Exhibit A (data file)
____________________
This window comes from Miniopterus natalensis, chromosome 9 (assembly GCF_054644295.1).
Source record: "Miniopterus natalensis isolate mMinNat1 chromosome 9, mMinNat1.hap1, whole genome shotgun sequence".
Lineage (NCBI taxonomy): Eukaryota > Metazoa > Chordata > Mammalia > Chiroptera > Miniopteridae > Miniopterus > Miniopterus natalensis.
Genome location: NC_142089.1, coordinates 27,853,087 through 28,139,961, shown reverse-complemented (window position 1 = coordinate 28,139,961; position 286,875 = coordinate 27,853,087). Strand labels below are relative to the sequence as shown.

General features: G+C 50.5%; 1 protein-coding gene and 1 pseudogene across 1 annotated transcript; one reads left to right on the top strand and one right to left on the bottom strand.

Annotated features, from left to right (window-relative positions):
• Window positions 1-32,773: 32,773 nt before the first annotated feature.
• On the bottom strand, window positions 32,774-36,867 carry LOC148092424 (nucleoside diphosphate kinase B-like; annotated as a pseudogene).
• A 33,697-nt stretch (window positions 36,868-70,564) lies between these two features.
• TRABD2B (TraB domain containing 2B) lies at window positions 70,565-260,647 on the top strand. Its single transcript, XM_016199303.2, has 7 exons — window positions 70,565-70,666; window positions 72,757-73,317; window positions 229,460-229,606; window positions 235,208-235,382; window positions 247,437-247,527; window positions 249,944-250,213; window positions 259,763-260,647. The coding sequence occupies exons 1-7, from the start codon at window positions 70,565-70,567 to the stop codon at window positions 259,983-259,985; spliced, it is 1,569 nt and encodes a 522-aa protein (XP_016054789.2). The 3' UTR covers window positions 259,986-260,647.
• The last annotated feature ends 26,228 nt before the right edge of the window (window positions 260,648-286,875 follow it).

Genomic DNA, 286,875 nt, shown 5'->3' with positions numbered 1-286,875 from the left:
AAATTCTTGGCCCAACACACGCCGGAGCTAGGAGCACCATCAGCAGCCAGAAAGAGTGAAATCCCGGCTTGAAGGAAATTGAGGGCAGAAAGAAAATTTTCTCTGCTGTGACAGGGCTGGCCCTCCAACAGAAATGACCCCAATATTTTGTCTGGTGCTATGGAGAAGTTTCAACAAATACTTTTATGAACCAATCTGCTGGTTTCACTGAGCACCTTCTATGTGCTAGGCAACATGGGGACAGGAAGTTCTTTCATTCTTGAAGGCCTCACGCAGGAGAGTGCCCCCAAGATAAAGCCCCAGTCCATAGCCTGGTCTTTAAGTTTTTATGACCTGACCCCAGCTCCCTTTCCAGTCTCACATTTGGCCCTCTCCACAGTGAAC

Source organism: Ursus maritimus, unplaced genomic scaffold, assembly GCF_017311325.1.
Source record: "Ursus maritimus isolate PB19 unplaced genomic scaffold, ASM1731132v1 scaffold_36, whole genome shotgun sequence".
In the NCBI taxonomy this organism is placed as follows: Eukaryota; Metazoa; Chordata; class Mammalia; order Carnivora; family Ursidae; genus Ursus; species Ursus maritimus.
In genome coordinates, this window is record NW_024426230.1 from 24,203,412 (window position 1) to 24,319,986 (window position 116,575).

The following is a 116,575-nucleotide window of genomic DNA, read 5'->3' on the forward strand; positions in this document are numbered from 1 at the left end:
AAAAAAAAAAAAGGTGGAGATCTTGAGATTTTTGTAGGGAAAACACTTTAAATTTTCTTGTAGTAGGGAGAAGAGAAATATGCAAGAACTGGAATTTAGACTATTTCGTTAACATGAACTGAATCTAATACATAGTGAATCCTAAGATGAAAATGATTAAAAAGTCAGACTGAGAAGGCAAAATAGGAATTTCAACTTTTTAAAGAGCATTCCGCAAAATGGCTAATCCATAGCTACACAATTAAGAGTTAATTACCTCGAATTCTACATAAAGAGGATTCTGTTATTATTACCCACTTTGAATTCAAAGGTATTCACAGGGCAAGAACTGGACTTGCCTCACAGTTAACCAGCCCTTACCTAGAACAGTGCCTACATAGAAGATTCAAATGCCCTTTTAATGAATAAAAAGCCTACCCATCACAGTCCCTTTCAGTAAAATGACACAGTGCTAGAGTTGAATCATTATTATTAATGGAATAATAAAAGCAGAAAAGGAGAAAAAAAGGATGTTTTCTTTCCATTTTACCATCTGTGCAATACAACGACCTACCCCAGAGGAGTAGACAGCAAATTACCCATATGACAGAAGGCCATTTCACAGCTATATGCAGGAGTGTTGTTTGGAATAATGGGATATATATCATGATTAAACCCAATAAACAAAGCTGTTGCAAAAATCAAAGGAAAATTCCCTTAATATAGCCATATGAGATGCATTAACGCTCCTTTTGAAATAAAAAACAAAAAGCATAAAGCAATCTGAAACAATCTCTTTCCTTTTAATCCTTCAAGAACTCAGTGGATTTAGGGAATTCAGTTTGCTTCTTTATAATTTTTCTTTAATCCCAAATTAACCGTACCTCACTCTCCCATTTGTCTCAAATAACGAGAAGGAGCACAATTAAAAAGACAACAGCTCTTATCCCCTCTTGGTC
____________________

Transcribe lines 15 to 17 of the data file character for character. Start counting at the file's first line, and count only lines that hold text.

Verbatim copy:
Source record: "Ursus maritimus isolate PB19 unplaced genomic scaffold, ASM1731132v1 scaffold_36, whole genome shotgun sequence".
In the NCBI taxonomy this organism is placed as follows: Eukaryota; Metazoa; Chordata; class Mammalia; order Carnivora; family Ursidae; genus Ursus; species Ursus maritimus.
In genome coordinates, this window is record NW_024426230.1 from 24,203,412 (window position 1) to 24,319,986 (window position 116,575).